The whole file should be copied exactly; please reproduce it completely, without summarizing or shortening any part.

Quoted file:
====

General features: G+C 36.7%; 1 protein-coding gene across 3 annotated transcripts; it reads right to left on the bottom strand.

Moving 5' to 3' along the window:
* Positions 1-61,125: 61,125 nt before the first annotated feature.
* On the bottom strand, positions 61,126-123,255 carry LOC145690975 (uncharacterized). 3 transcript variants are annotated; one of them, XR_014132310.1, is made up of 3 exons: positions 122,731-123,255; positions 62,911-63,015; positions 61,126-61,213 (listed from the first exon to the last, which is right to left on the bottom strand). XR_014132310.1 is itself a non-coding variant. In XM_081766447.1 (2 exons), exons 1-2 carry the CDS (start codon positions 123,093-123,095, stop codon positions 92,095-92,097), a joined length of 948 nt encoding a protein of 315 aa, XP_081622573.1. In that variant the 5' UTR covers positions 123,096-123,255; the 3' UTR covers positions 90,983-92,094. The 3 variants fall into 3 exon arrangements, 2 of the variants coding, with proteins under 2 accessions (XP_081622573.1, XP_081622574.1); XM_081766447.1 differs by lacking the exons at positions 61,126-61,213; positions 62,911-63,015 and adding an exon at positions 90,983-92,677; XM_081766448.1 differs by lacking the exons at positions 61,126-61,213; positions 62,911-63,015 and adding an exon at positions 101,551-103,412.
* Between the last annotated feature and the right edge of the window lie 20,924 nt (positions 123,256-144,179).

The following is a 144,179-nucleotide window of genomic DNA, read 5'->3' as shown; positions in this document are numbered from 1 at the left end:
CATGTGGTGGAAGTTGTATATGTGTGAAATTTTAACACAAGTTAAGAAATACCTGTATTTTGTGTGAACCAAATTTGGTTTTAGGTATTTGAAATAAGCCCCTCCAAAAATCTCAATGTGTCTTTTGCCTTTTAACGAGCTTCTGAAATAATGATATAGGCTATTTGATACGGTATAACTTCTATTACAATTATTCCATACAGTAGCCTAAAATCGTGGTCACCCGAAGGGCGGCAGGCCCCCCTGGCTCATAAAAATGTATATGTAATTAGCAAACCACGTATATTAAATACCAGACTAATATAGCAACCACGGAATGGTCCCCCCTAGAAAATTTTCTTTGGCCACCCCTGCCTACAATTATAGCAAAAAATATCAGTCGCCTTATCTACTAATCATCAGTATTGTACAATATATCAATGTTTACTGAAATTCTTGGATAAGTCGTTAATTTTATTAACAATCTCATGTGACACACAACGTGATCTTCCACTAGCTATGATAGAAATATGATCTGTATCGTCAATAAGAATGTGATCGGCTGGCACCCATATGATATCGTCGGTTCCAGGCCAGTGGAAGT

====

General features: G+C 36.7%; 1 protein-coding gene across 3 annotated transcripts; it reads right to left on the bottom strand.

Moving 5' to 3' along the window:
* Positions 1-61,125: 61,125 nt before the first annotated feature.
* On the bottom strand, positions 61,126-123,255 carry LOC145690975 (uncharacterized). 3 transcript variants are annotated; one of them, XR_014132310.1, is made up of 3 exons: positions 122,731-123,255; positions 62,911-63,015; positions 61,126-61,213 (listed from the first exon to the last, which is right to left on the bottom strand). XR_014132310.1 is itself a non-coding variant. In XM_081766447.1 (2 exons), exons 1-2 carry the CDS (start codon positions 123,093-123,095, stop codon positions 92,095-92,097), a joined length of 948 nt encoding a protein of 315 aa, XP_081622573.1. In that variant the 5' UTR covers positions 123,096-123,255; the 3' UTR covers positions 90,983-92,094. The 3 variants fall into 3 exon arrangements, 2 of the variants coding, with proteins under 2 accessions (XP_081622573.1, XP_081622574.1); XM_081766447.1 differs by lacking the exons at positions 61,126-61,213; positions 62,911-63,015 and adding an exon at positions 90,983-92,677; XM_081766448.1 differs by lacking the exons at positions 61,126-61,213; positions 62,911-63,015 and adding an exon at positions 101,551-103,412.
* Between the last annotated feature and the right edge of the window lie 20,924 nt (positions 123,256-144,179).

The following is a 144,179-nucleotide window of genomic DNA, read 5'->3' as shown; positions in this document are numbered from 1 at the left end:
CATGTGGTGGAAGTTGTATATGTGTGAAATTTTAACACAAGTTAAGAAATACCTGTATTTTGTGTGAACCAAATTTGGTTTTAGGTATTTGAAATAAGCCCCTCCAAAAATCTCAATGTGTCTTTTGCCTTTTAACGAGCTTCTGAAATAATGATATAGGCTATTTGATACGGTATAACTTCTATTACAATTATTCCATACAGTAGCCTAAAATCGTGGTCACCCGAAGGGCGGCAGGCCCCCCTGGCTCATAAAAATGTATATGTAATTAGCAAACCACGTATATTAAATACCAGACTAATATAGCAACCACGGAATGGTCCCCCCTAGAAAATTTTCTTTGGCCACCCCTGCCTACAATTATAGCAAAAAATATCAGTCGCCTTATCTACTAATCATCAGTATTGTACAATATATCAATGTTTACTGAAATTCTTGGATAAGTCGTTAATTTTATTAACAATCTCATGTGACACACAACGTGATCTTCCACTAGCTATGATAGAAATATGATCTGTATCGTCAATAAGAATGTGATCGGCTGGCACCCATATGATATCGTCGGTTCCAGGCCAGTGGAAGT